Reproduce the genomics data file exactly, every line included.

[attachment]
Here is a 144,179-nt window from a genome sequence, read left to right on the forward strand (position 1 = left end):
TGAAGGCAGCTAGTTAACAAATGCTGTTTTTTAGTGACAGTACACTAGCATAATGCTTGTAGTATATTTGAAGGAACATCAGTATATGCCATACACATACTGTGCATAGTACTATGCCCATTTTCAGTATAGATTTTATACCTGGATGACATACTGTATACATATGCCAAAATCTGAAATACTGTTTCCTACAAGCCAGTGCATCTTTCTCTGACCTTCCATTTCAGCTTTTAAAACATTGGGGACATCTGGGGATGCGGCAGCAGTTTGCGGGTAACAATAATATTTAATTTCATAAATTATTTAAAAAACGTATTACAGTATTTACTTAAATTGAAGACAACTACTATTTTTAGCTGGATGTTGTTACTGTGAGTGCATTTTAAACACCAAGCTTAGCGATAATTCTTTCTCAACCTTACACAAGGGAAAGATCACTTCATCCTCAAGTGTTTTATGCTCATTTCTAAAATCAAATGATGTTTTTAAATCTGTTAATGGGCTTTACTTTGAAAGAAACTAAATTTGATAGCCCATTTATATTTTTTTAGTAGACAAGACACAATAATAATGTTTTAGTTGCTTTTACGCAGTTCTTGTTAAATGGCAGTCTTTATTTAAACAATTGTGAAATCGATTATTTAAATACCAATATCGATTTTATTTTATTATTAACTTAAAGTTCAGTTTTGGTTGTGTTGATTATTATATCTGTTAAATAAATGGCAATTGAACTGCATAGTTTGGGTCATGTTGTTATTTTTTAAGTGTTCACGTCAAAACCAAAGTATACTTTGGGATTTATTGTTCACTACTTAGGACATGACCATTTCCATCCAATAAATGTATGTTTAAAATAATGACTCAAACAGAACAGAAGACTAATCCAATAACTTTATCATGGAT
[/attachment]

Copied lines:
Here is a 144,179-nt window from a genome sequence, read left to right on the forward strand (position 1 = left end):
TGAAGGCAGCTAGTTAACAAATGCTGTTTTTTAGTGACAGTACACTAGCATAATGCTTGTAGTATATTTGAAGGAACATCAGTATATGCCATACACATACTGTGCATAGTACTATGCCCATTTTCAGTATAGATTTTATACCTGGATGACATACTGTATACATATGCCAAAATCTGAAATACTGTTTCCTACAAGCCAGTGCATCTTTCTCTGACCTTCCATTTCAGCTTTTAAAACATTGGGGACATCTGGGGATGCGGCAGCAGTTTGCGGGTAACAATAATATTTAATTTCATAAATTATTTAAAAAACGTATTACAGTATTTACTTAAATTGAAGACAACTACTATTTTTAGCTGGATGTTGTTACTGTGAGTGCATTTTAAACACCAAGCTTAGCGATAATTCTTTCTCAACCTTACACAAGGGAAAGATCACTTCATCCTCAAGTGTTTTATGCTCATTTCTAAAATCAAATGATGTTTTTAAATCTGTTAATGGGCTTTACTTTGAAAGAAACTAAATTTGATAGCCCATTTATATTTTTTTAGTAGACAAGACACAATAATAATGTTTTAGTTGCTTTTACGCAGTTCTTGTTAAATGGCAGTCTTTATTTAAACAATTGTGAAATCGATTATTTAAATACCAATATCGATTTTATTTTATTATTAACTTAAAGTTCAGTTTTGGTTGTGTTGATTATTATATCTGTTAAATAAATGGCAATTGAACTGCATAGTTTGGGTCATGTTGTTATTTTTTAAGTGTTCACGTCAAAACCAAAGTATACTTTGGGATTTATTGTTCACTACTTAGGACATGACCATTTCCATCCAATAAATGTATGTTTAAAATAATGACTCAAACAGAACAGAAGACTAATCCAATAACTTTATCATGGAT